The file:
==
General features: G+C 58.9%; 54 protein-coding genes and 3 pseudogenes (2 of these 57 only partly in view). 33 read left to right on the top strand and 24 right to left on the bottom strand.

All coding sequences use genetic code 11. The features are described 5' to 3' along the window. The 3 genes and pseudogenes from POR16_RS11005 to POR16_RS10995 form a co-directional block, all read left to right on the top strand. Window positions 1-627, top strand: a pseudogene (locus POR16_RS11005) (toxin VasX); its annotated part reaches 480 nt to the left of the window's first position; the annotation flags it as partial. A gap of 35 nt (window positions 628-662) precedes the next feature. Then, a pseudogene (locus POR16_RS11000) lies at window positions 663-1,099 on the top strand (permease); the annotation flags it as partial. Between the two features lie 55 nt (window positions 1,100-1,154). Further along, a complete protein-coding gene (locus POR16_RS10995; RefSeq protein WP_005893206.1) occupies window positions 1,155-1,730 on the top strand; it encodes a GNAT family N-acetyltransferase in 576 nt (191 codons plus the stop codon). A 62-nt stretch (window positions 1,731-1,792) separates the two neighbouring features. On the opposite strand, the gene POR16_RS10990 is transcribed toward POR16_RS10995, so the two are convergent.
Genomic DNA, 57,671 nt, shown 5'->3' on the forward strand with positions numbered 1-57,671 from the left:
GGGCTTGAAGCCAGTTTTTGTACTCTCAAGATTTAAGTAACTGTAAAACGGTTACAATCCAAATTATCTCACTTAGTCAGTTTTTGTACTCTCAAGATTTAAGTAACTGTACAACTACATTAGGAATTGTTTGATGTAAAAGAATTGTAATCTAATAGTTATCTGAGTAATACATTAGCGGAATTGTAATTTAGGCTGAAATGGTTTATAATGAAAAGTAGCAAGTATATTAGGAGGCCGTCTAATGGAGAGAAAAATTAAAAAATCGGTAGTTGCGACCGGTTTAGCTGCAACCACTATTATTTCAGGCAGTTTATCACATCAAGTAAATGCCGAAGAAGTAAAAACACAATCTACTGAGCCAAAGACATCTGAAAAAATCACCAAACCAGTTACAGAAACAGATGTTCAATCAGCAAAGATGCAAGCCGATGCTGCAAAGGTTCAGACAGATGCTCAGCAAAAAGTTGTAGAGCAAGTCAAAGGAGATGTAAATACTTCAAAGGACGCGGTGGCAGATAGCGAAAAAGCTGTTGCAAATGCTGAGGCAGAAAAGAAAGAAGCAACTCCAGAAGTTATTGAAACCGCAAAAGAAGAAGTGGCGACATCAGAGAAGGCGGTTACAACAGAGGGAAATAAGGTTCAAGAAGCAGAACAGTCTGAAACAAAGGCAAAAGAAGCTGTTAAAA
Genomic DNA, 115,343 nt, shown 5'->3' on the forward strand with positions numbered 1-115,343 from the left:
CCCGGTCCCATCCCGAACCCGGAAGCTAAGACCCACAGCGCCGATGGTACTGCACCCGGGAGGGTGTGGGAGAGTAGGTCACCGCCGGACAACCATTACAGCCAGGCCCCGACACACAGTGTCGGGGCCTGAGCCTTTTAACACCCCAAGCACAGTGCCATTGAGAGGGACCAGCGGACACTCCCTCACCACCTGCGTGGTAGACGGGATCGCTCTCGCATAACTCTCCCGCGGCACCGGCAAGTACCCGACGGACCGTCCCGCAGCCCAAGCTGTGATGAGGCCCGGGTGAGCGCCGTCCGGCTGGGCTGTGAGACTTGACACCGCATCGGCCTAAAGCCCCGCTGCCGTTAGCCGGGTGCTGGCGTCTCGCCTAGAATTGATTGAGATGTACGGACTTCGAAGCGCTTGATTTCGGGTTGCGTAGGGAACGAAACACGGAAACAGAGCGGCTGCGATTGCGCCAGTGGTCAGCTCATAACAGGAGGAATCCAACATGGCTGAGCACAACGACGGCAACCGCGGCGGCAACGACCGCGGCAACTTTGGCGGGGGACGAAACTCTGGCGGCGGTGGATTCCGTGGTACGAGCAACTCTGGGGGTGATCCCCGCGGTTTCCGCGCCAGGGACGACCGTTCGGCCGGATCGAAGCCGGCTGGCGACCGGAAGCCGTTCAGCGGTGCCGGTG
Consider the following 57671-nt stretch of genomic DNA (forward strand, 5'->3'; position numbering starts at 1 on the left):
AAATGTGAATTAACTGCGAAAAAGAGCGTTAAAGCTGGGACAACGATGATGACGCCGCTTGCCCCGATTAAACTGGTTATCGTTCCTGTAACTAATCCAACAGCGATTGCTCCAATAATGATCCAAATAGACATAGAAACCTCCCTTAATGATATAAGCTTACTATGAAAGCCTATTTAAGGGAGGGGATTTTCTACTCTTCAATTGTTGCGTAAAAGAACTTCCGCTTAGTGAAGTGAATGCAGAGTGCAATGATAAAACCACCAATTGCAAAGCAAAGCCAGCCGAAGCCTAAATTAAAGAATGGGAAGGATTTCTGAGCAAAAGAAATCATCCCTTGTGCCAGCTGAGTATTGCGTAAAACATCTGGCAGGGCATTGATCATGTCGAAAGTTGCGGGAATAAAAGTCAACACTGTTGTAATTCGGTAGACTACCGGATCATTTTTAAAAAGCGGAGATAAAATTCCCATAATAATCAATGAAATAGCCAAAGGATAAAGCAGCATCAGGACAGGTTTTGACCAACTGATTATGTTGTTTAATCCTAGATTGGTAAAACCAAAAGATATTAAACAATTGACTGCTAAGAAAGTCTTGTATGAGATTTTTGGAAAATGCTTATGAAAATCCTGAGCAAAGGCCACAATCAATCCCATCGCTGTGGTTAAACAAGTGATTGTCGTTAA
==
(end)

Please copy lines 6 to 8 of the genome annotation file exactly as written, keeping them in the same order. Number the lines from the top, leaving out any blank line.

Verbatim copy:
CCCGGTCCCATCCCGAACCCGGAAGCTAAGACCCACAGCGCCGATGGTACTGCACCCGGGAGGGTGTGGGAGAGTAGGTCACCGCCGGACAACCATTACAGCCAGGCCCCGACACACAGTGTCGGGGCCTGAGCCTTTTAACACCCCAAGCACAGTGCCATTGAGAGGGACCAGCGGACACTCCCTCACCACCTGCGTGGTAGACGGGATCGCTCTCGCATAACTCTCCCGCGGCACCGGCAAGTACCCGACGGACCGTCCCGCAGCCCAAGCTGTGATGAGGCCCGGGTGAGCGCCGTCCGGCTGGGCTGTGAGACTTGACACCGCATCGGCCTAAAGCCCCGCTGCCGTTAGCCGGGTGCTGGCGTCTCGCCTAGAATTGATTGAGATGTACGGACTTCGAAGCGCTTGATTTCGGGTTGCGTAGGGAACGAAACACGGAAACAGAGCGGCTGCGATTGCGCCAGTGGTCAGCTCATAACAGGAGGAATCCAACATGGCTGAGCACAACGACGGCAACCGCGGCGGCAACGACCGCGGCAACTTTGGCGGGGGACGAAACTCTGGCGGCGGTGGATTCCGTGGTACGAGCAACTCTGGGGGTGATCCCCGCGGTTTCCGCGCCAGGGACGACCGTTCGGCCGGATCGAAGCCGGCTGGCGACCGGAAGCCGTTCAGCGGTGCCGGTG
Consider the following 57671-nt stretch of genomic DNA (forward strand, 5'->3'; position numbering starts at 1 on the left):
AAATGTGAATTAACTGCGAAAAAGAGCGTTAAAGCTGGGACAACGATGATGACGCCGCTTGCCCCGATTAAACTGGTTATCGTTCCTGTAACTAATCCAACAGCGATTGCTCCAATAATGATCCAAATAGACATAGAAACCTCCCTTAATGATATAAGCTTACTATGAAAGCCTATTTAAGGGAGGGGATTTTCTACTCTTCAATTGTTGCGTAAAAGAACTTCCGCTTAGTGAAGTGAATGCAGAGTGCAATGATAAAACCACCAATTGCAAAGCAAAGCCAGCCGAAGCCTAAATTAAAGAATGGGAAGGATTTCTGAGCAAAAGAAATCATCCCTTGTGCCAGCTGAGTATTGCGTAAAACATCTGGCAGGGCATTGATCATGTCGAAAGTTGCGGGAATAAAAGTCAACACTGTTGTAATTCGGTAGACTACCGGATCATTTTTAAAAAGCGGAGATAAAATTCCCATAATAATCAATGAAATAGCCAAAGGATAAAGCAGCATCAGGACAGGTTTTGACCAACTGATTATGTTGTTTAATCCTAGATTGGTAAAACCAAAAGATATTAAACAATTGACTGCTAAGAAAGTCTTGTATGAGATTTTTGGAAAATGCTTATGAAAATCCTGAGCAAAGGCCACAATCAATCCCATCGCTGTGGTTAAACAAGTGATTGTCGTTAA